The Workers’ Compensation Research and Evaluation Group recently released their 2023 return to work (RTW) report, looking at RTW outcomes between 2007 and 2020.  Some of their more interesting findings include the fact that 92% of injured workers are back at work within 1 year of their injury, but it takes almost 2 years for an employee who RTW within 6 months to get back to their pre-injury wage.  However, it went on to note that employees not back to work within 6 months typically take over 3 years to get back to their pre-injury AWW.  The summary concludes that there have been steady improvements in RTW rates for injured employees in Texas over the last decade, but that enduring trends exist that older employees, employees with severe injuries, and employees in industries that rely on manual labor tend to have more lost time than other employees (not a huge surprise, all things considered!).

Compliance and Investigations Corner

The Division takes timely payment of medical bills seriously, especially medical bills from a designated doctor or designated doctor’s referral doctor.  Pursuant to the Workers’ Compensation Act, and Rule 133.240, a carrier is required to timely process and take final action on a completed medical bill within 45 days of receiving the medical bill.  A carrier commits a violation if it fails to pay, reduce, deny, or determine to audit a completed medical bill within 45 days of receiving the medical bill.  This violation, if discovered by the Division, can result in the issuance of a Consent Order and monetary penalty to the carrier.  The amount of the penalty will be determined based on the number of days the carrier was late in taking action, the amount of the medical bill, whether the provider is a designated doctor or designated doctor’s referral doctor, and past history of similar violations against the carrier.  Finally, if a medical bill is paid late, it must be paid with interest to be considered paid in full.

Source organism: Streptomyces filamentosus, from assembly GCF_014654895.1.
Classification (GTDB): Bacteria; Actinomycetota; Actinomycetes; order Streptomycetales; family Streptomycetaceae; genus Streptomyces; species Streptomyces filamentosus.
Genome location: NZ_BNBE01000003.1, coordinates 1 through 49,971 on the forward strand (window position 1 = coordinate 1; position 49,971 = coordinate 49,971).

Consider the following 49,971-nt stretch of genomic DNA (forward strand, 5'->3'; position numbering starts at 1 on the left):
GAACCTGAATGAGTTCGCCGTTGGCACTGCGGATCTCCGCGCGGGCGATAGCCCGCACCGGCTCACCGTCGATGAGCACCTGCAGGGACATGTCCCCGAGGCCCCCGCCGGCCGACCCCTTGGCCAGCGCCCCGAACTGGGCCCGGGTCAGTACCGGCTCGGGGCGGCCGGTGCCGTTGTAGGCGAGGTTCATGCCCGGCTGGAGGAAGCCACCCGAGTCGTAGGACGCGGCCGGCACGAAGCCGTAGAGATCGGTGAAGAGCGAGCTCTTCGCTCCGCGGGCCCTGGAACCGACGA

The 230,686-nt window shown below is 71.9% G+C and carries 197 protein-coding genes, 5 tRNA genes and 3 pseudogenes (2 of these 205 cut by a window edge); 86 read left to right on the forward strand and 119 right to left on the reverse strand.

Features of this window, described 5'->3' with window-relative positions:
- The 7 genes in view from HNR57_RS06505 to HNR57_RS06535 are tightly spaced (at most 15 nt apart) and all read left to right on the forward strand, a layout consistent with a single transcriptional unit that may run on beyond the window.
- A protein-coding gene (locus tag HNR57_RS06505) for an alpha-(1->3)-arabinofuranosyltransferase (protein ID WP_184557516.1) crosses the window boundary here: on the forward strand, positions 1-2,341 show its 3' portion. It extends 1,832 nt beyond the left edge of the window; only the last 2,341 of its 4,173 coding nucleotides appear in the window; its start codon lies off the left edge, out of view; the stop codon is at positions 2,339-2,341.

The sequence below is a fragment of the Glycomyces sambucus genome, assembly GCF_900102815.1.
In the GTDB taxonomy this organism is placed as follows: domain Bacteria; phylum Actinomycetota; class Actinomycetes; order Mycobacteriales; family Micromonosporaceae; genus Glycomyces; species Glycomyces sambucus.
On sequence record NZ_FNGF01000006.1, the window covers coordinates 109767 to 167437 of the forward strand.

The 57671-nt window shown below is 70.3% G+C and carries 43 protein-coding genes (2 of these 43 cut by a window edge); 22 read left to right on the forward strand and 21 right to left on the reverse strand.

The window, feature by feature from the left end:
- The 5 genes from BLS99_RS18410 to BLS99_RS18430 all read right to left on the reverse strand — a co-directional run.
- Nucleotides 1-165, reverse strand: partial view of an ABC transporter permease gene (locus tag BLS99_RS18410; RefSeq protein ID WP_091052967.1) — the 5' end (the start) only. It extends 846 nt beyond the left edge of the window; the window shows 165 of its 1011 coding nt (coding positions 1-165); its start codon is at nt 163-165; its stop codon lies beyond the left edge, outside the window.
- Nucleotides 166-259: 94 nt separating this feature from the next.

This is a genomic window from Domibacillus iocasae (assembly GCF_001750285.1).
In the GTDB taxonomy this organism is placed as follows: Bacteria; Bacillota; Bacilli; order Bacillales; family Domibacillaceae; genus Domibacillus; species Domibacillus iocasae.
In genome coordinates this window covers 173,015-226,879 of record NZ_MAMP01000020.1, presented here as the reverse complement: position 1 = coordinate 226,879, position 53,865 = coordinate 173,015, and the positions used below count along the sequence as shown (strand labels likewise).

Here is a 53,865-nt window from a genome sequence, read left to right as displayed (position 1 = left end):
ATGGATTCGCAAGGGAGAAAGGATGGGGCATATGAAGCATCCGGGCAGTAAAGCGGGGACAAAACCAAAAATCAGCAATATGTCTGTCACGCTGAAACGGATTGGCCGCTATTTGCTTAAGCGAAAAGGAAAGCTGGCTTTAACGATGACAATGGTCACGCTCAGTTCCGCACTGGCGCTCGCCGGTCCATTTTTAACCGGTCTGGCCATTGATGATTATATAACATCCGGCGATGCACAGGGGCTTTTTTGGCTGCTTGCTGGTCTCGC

Decisions, Decisions, and More Decisions
Current Cases that You Need to Know

•  Mouton v. Hous. Indep. Sch. Dist., _ S.W.3d_,2023 Tex. App. LEXIS 4267 (Tex. App.—Houston [1st Dist.] June 20, 2023, no pet. h.)

DECISION: Pro se bus driver sued her employer and the TPA for a variety of issues including improper handling of her WC claim. The court writes, “Here, because Mouton stated allegations arising out of CCMSI’s investigation, handling, and settling of her claim for workers’ compensation benefits, the TWCA provides the exclusive procedures and remedies for those claims.”

WHAT THIS MEANS FOR YOU: WC disputes start with DWC.

Barker v. Sam Hous. State Univ., __ S.W.3d __, 2023 Tex. App. LEXIS 4416 (Tex. App.—Texarkana June 22, 2023, no pet. h.) 

DECISION: In a sovereign immunity case, the professor parked her car in a lot not designated for her. Between classes, she was moving her car to another parking lot when another SHSU employee struck her car on a public road dissecting two SHSU properties. The court agreed with SHSU that the Exclusive Remedy Bar prevented the professor from suing it. The court held the professor’s “actions and the collision were so closely connected with her employment as to render it an incident threreto.” The court did not address the access doctrine which (1) is usually considered an exception to the coming and going rule and (2) does not apply to public streets.

WHAT THIS MEANS FOR YOU: Courts sometimes miss the details when not looking for them.

 •  Diyenno-Messenger v. United States, No. 22-50303, 2023 U.S. App. LEXIS 15918 (5th Cir. 2023)